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Monday, October 13, 2008

Paul Farmer: Conservatism, Socialism, and Ambivalence

Via Rod Dreher, I see that Alan Jacobs has written in praise of Tracy Kidder's remarkable portrait of Paul Farmer, Mountains Beyond Mountains. I cannot agree more with what Alan has written: the story of Dr. Farmer--a Duke and Harvard- educated specialist in infectious diseases who has devoted his life to serving the poorest of the poor in Haiti's central plateau, as well as many other places around the world through numerous organizations his expertise and unflagging determination has led him to found or otherwise become involved in--is a beautiful and important one, one which challenges in a very direct sense what our priorities are. It is a book that we are reading here at Friends University as part of our First Year Experience for incoming freshman and transfer students. I wish I could say that all of them are appreciating the message--or at least are finding themselves slapped in the face occasionally by the message--of the story of Paul Farmer, but I'm not sure that's happening. But then again, as Alan points out, Dr. Farmer is himself sympathetic to the idea of the "long defeat," the idea that most battles will be lost, that most seeds which are sown are going to fall on stony ground, that most good deeds will (at best!) simply keep people alive and happy for one more day, until--perhaps--someday, maybe soon, maybe years and years hence, they will be remembered and will expand into a transformation of a person's heart and mind or perhaps even the society around them. Until then, you educate, you serve, you struggle.

A couple of things worth adding to Alan's and Rod's points. First, to get a sense of the man, and what he's all about, check out this recent 60 Minutes interview. It's on the maudlin and simplistic side--like all network television news, I'm afraid--but it gets, I think, the most important things about Farmer's background, drive, and daily life correct:

Second, let's be very clear on what Farmer has to say to all the rest of us. It is a message that focuses on 1) his belief in the absolute right of all human beings--including especially those perhaps 2.5 billion people around the world who survive on the equivalent of $2 or less day--have to basic sustainability and medical care, and 2) his deep conviction that fulfilling step 1) cannot be done through casual charity or even liberal redistribution programs (though both certainly help!): it's going to require genuine social and cultural sacrifice and change:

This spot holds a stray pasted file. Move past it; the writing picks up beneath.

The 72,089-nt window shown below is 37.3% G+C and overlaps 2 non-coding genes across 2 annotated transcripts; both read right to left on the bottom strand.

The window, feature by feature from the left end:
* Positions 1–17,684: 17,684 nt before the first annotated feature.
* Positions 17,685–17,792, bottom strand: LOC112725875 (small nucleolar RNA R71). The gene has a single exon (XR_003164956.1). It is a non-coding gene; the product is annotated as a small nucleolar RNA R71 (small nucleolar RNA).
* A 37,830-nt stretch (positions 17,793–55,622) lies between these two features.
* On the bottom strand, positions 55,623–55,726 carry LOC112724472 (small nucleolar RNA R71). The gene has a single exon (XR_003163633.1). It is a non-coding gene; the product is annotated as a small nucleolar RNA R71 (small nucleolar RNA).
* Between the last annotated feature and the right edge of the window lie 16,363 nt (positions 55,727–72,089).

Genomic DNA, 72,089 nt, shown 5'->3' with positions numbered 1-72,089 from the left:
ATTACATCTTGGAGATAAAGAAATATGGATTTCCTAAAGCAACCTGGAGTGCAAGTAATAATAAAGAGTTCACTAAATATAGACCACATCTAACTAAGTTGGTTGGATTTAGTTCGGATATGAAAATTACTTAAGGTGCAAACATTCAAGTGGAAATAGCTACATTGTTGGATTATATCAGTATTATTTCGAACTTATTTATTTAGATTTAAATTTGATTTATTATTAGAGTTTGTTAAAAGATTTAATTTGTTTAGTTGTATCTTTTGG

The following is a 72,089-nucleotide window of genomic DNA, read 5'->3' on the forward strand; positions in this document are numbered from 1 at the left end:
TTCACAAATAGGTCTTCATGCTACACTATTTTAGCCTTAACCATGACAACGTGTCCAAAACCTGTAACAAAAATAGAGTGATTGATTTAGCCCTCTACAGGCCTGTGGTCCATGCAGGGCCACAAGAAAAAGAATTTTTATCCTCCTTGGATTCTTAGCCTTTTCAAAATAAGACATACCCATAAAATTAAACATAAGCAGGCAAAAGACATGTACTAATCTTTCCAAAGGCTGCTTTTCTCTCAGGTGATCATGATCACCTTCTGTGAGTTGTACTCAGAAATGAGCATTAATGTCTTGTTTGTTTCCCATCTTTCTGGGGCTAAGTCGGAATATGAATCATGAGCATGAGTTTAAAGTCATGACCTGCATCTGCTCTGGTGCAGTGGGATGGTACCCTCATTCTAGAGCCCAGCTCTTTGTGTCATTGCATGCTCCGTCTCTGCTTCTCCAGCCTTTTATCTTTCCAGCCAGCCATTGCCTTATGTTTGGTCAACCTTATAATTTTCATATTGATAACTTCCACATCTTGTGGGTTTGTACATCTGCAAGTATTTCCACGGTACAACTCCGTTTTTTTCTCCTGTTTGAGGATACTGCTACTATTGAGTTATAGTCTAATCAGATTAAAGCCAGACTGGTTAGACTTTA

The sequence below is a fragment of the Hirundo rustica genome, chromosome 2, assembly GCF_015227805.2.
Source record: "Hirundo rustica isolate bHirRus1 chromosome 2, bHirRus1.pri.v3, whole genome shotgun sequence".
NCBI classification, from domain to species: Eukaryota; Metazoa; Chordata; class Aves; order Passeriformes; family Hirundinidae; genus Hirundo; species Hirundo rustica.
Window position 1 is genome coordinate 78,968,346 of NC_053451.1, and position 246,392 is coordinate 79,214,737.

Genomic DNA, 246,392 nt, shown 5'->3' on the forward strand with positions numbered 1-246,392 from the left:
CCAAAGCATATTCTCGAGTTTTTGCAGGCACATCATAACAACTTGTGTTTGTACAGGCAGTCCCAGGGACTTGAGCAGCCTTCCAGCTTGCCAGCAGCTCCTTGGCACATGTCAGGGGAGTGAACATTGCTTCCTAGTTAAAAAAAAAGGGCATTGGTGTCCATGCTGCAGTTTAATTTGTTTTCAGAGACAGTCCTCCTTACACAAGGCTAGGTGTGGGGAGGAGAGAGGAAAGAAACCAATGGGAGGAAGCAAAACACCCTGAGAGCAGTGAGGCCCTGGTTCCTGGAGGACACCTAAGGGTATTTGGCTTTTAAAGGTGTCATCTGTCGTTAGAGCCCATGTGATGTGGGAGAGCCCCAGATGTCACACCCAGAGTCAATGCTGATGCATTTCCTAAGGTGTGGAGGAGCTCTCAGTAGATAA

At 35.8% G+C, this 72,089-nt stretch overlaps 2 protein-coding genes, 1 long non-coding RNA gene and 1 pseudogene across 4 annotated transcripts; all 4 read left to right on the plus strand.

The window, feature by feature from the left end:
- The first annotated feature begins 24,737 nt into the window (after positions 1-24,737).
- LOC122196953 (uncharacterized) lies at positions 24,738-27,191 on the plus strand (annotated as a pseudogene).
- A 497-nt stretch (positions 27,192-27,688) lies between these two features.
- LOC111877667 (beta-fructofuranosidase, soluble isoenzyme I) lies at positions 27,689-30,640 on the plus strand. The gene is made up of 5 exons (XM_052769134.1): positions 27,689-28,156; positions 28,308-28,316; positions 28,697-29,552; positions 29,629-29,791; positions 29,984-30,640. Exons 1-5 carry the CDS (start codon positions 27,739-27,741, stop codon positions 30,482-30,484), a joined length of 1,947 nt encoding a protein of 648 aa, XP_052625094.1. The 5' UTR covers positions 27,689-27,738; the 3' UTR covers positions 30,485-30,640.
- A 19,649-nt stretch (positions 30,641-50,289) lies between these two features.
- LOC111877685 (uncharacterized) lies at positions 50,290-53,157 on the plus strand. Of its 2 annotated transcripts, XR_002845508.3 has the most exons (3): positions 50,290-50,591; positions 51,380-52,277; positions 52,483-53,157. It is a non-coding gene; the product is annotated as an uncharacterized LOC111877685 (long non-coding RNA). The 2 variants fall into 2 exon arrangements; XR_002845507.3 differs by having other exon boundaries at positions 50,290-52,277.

Just when you thought had the hang of his worldview, [Farmer would] surprise you. He had problems with groups that on the surface would have seemed like allies, that often were allies in fact, with for example what he called "WL's"--white liberals, some of whose most influential spokespeople were black and prosperous. "I love WL's, love 'em to death. They're on our side....But WL's think all the world's problems can be fixed without any cost to themselves. We don't believe that. There's a lot to be said for sacrifice, remorse, even pity. It's what separates us from roaches." [MBM, pg. 40].

What about those who don't feel pity? I mean, isn't that one of the classic arguments for avoiding utopian or socialist thinking: the truth that in a free society--and we all believe in at least a little bit of individual freedom here, don't we?--there's going to be diversity and differences and disagreements, and as such any attempt to impose communitarian, much less any morally felt obligations of service and sacrifice is going to fail? Hence, we have to trust in the free market, or at most, in some egalitarian taxing and re-arranging of it, and hope that charity takes care of the rest. It's a strong point...but one that, as Dr. Farmer's constant, unending scrambling for funds and his unceasing labors in the field both make clear, still leaves millions of people dying from treatable diseases every year. (You want statistics? How about this: in 1995, "UNICEF estimated that the total cost of providing basic social services in the developing countries, including health, education, family planning, and clean water, would cost $30 to $40 billion per year. At the time the rich of the world were spending more than this on golf each year" [Ronald J. Sider, Rich Christians in an Age of Hunger: Moving From Affluence to Generosity, pg. 17].) Dr. Farmer's story--his life--teaches, in my view at least, a central truth about serving the poor: that a commitment to social justice will, and probably should, hurt. Indeed, being sensitive to that hurt is what can make you aware of, and willing to do something for, the society around you in the first place: